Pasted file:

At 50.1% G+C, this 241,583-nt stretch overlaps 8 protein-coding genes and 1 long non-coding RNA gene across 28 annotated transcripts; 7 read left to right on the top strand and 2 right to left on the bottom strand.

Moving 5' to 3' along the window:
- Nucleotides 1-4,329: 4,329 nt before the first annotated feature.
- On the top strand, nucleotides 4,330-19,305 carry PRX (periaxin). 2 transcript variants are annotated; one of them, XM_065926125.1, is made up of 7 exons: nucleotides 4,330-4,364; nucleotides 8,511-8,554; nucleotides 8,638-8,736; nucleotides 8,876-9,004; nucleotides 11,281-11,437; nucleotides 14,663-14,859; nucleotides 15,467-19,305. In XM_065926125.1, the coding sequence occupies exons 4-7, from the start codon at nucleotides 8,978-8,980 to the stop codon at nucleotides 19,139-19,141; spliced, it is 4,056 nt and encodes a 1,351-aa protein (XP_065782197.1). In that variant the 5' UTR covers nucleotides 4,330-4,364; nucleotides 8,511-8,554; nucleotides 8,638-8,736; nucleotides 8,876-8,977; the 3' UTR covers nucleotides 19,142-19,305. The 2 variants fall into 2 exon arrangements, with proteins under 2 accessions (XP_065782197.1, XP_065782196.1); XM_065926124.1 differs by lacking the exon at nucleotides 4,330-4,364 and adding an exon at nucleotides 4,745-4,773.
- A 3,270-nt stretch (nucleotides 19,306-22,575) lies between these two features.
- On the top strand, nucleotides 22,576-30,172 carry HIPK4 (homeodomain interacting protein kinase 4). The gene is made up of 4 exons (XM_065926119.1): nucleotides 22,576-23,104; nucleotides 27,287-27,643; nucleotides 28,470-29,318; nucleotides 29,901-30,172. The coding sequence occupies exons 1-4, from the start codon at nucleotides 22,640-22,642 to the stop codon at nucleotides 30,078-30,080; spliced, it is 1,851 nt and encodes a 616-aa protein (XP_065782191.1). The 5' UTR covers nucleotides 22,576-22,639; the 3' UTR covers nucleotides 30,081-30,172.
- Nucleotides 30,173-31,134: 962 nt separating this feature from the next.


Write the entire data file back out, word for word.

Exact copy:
At 50.1% G+C, this 241,583-nt stretch overlaps 8 protein-coding genes and 1 long non-coding RNA gene across 28 annotated transcripts; 7 read left to right on the top strand and 2 right to left on the bottom strand.

Moving 5' to 3' along the window:
- Nucleotides 1-4,329: 4,329 nt before the first annotated feature.
- On the top strand, nucleotides 4,330-19,305 carry PRX (periaxin). 2 transcript variants are annotated; one of them, XM_065926125.1, is made up of 7 exons: nucleotides 4,330-4,364; nucleotides 8,511-8,554; nucleotides 8,638-8,736; nucleotides 8,876-9,004; nucleotides 11,281-11,437; nucleotides 14,663-14,859; nucleotides 15,467-19,305. In XM_065926125.1, the coding sequence occupies exons 4-7, from the start codon at nucleotides 8,978-8,980 to the stop codon at nucleotides 19,139-19,141; spliced, it is 4,056 nt and encodes a 1,351-aa protein (XP_065782197.1). In that variant the 5' UTR covers nucleotides 4,330-4,364; nucleotides 8,511-8,554; nucleotides 8,638-8,736; nucleotides 8,876-8,977; the 3' UTR covers nucleotides 19,142-19,305. The 2 variants fall into 2 exon arrangements, with proteins under 2 accessions (XP_065782197.1, XP_065782196.1); XM_065926124.1 differs by lacking the exon at nucleotides 4,330-4,364 and adding an exon at nucleotides 4,745-4,773.
- A 3,270-nt stretch (nucleotides 19,306-22,575) lies between these two features.
- On the top strand, nucleotides 22,576-30,172 carry HIPK4 (homeodomain interacting protein kinase 4). The gene is made up of 4 exons (XM_065926119.1): nucleotides 22,576-23,104; nucleotides 27,287-27,643; nucleotides 28,470-29,318; nucleotides 29,901-30,172. The coding sequence occupies exons 1-4, from the start codon at nucleotides 22,640-22,642 to the stop codon at nucleotides 30,078-30,080; spliced, it is 1,851 nt and encodes a 616-aa protein (XP_065782191.1). The 5' UTR covers nucleotides 22,576-22,639; the 3' UTR covers nucleotides 30,081-30,172.
- Nucleotides 30,173-31,134: 962 nt separating this feature from the next.